Hannity’s conspiracy theory pressures Fox News
Sean Hannity’s decision to promote a baseless conspiracy theory about the murder of Democratic National Committee staffer Seth Rich has brought new public pressure on Fox News, just as it was beginning to emerge from a year of high-profile scandals.
Cars.com, Peleton exercise bikes and mattress company Leesa Sleep withdrew their advertisements from Hannity’s program on Wednesday — a move reminiscent of last month’s advertiser boycott in response to revelations about Bill O’Reilly’s alleged sexual harassment.
In a rare interview with Huffington Post, Hannity accused liberal watchdog groups like Media Matters For America of trying “to take me out” by encouraging advertisers to jump ship. “This is a kill shot,” he said.
Hannity also said that he decided to stop pushing the conspiracy theory out of respect for Rich’s family. “Nobody tells me what to say on my show. They never have and frankly they never will,” Hannity said. “I’m not that type of person you can say, ‘Go on air and say this.'”
Still, four sources at Fox told CNNMoney that Hannity did face internal pressure to back off the Rich story, even if he made the decision to do so on his own. Suzanne Scott, the network’s president of programming, and other executives met with Hannity on Tuesday and encouraged him to stop advancing the theory.
Fox News did not comment, and Hannity did not respond to a request for comment.
Hannity’s theory, which he promoted relentlessly for a week on his Fox show, radio show and Twitter account, alleged that Rich had been killed for providing Wikileaks with thousands of internal DNC emails. No real evidence has been provided to support any of those claims. In fact, Rich was killed during a botched robbery.
Fox News staffers have told CNNMoney that they are frustrated and embarrassed by Hannity’s peddling of the conspiracy. “It is disappointing because it drags the rest of us down,” one senior Fox News employee said earlier this week.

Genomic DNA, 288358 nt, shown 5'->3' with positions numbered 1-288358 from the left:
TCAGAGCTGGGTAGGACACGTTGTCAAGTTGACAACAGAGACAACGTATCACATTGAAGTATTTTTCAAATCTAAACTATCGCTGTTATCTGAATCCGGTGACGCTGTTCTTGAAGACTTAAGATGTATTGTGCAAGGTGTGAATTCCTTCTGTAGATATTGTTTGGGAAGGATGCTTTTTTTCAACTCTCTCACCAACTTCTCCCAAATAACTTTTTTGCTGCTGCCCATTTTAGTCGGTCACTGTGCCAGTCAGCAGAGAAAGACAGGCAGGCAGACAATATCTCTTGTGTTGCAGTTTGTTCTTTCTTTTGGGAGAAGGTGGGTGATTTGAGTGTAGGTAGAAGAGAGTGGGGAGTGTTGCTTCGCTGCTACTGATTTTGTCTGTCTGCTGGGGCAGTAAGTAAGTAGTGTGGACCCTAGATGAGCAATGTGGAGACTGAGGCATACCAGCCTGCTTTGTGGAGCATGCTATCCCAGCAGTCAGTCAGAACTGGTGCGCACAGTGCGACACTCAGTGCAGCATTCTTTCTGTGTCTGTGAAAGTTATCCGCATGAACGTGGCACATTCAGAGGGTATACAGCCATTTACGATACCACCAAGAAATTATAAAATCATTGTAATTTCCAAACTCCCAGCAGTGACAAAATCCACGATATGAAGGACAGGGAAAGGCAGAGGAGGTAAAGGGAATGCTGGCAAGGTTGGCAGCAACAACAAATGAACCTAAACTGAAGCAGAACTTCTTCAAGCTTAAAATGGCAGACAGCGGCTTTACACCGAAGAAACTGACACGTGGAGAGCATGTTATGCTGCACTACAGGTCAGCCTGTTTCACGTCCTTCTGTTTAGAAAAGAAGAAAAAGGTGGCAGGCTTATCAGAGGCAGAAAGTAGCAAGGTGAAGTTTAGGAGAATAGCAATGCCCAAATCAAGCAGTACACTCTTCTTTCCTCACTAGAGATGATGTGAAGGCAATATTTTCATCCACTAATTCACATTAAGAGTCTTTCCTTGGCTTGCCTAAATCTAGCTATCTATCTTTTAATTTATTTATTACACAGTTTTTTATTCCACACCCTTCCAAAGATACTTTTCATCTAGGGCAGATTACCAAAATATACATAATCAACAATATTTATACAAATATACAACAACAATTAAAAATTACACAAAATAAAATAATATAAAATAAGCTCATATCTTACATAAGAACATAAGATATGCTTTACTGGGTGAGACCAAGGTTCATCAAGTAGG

Several staffers have also questioned why Fox News leadership continued to allow Hannity to spread an unproven theory on the network.
The most common theory circulating among staff is that Rupert Murdoch, the executive chairman of 21st Century Fox, doesn’t want to run the risk of losing Hannity by upsetting him. Fox News has already lost its two biggest prime time stars — Bill O’Reilly and Megyn Kelly — in the span of just five months. Losing Hannity would be a crushing blow to the network, these sources said.
Nevertheless, Fox News announced on Tuesday that it had retracted its week-old news article about Rich’s murder, which also advanced the conspiracy about his ties to the DNC. “The article was not initially subjected to the high degree of editorial scrutiny we require for all our reporting,” the network said. “Upon appropriate review, the article was found not to meet those standards and has since been removed.”
Earlier on Tuesday, Rich’s brother sent a letter to Hannity’s executive producer pleading with him to find “decency and kindness” in his heart and stop spreading the unproven theory. Rich’s parents also wrote an editorial published on Tuesday in the Washington Post pleading with people to stop politicizing their son’s death.
Despite the pleas from Rich’s family and the retraction from his own network, Hannity continued to promote the theory on his radio show Tuesday afternoon, telling listeners, “I am not Fox.com or FoxNews.com. I retracted nothing.”
But after meeting with executives and further considering the appeals from Rich’s family, Hannity appeared to change his mind.
On Tuesday night, he went on air and announced that “out of respect for the family’s wishes, for now, I am not discussing this matter at this time.”.
Oliver Darcy contributed to this report.